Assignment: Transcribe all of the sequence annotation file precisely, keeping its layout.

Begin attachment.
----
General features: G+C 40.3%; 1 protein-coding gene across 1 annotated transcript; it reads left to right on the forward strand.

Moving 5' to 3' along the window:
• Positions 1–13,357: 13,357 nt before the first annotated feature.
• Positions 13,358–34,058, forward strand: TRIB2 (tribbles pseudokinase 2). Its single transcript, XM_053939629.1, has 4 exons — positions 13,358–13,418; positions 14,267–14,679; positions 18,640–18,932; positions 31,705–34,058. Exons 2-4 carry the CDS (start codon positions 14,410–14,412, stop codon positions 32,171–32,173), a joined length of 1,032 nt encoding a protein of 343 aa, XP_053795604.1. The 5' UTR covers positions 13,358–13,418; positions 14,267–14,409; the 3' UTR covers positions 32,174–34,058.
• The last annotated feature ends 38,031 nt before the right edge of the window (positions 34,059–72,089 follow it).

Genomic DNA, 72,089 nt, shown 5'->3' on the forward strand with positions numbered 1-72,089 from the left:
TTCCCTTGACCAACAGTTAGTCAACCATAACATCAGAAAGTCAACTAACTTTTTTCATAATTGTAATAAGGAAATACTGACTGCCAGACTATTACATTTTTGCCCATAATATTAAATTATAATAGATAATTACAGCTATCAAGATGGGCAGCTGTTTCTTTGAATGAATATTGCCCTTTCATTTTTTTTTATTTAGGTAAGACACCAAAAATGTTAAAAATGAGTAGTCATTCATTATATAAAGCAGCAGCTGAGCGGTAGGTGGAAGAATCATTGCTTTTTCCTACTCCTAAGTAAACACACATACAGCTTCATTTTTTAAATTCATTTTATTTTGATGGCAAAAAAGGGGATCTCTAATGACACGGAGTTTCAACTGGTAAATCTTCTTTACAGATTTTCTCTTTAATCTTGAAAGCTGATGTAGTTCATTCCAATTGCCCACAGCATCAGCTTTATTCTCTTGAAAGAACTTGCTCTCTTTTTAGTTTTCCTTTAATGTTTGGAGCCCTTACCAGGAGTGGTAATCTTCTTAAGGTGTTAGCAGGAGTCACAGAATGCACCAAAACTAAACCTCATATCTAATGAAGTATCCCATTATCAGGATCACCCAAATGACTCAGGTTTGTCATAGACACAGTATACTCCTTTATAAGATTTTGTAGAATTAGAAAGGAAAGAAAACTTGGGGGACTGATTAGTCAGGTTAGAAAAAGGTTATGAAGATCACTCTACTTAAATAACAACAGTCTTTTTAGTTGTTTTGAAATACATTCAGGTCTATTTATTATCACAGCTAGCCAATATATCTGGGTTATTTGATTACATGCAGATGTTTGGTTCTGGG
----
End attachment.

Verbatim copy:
General features: G+C 40.3%; 1 protein-coding gene across 1 annotated transcript; it reads left to right on the forward strand.

Moving 5' to 3' along the window:
• Positions 1–13,357: 13,357 nt before the first annotated feature.
• Positions 13,358–34,058, forward strand: TRIB2 (tribbles pseudokinase 2). Its single transcript, XM_053939629.1, has 4 exons — positions 13,358–13,418; positions 14,267–14,679; positions 18,640–18,932; positions 31,705–34,058. Exons 2-4 carry the CDS (start codon positions 14,410–14,412, stop codon positions 32,171–32,173), a joined length of 1,032 nt encoding a protein of 343 aa, XP_053795604.1. The 5' UTR covers positions 13,358–13,418; positions 14,267–14,409; the 3' UTR covers positions 32,174–34,058.
• The last annotated feature ends 38,031 nt before the right edge of the window (positions 34,059–72,089 follow it).

Genomic DNA, 72,089 nt, shown 5'->3' on the forward strand with positions numbered 1-72,089 from the left:
TTCCCTTGACCAACAGTTAGTCAACCATAACATCAGAAAGTCAACTAACTTTTTTCATAATTGTAATAAGGAAATACTGACTGCCAGACTATTACATTTTTGCCCATAATATTAAATTATAATAGATAATTACAGCTATCAAGATGGGCAGCTGTTTCTTTGAATGAATATTGCCCTTTCATTTTTTTTTATTTAGGTAAGACACCAAAAATGTTAAAAATGAGTAGTCATTCATTATATAAAGCAGCAGCTGAGCGGTAGGTGGAAGAATCATTGCTTTTTCCTACTCCTAAGTAAACACACATACAGCTTCATTTTTTAAATTCATTTTATTTTGATGGCAAAAAAGGGGATCTCTAATGACACGGAGTTTCAACTGGTAAATCTTCTTTACAGATTTTCTCTTTAATCTTGAAAGCTGATGTAGTTCATTCCAATTGCCCACAGCATCAGCTTTATTCTCTTGAAAGAACTTGCTCTCTTTTTAGTTTTCCTTTAATGTTTGGAGCCCTTACCAGGAGTGGTAATCTTCTTAAGGTGTTAGCAGGAGTCACAGAATGCACCAAAACTAAACCTCATATCTAATGAAGTATCCCATTATCAGGATCACCCAAATGACTCAGGTTTGTCATAGACACAGTATACTCCTTTATAAGATTTTGTAGAATTAGAAAGGAAAGAAAACTTGGGGGACTGATTAGTCAGGTTAGAAAAAGGTTATGAAGATCACTCTACTTAAATAACAACAGTCTTTTTAGTTGTTTTGAAATACATTCAGGTCTATTTATTATCACAGCTAGCCAATATATCTGGGTTATTTGATTACATGCAGATGTTTGGTTCTGGG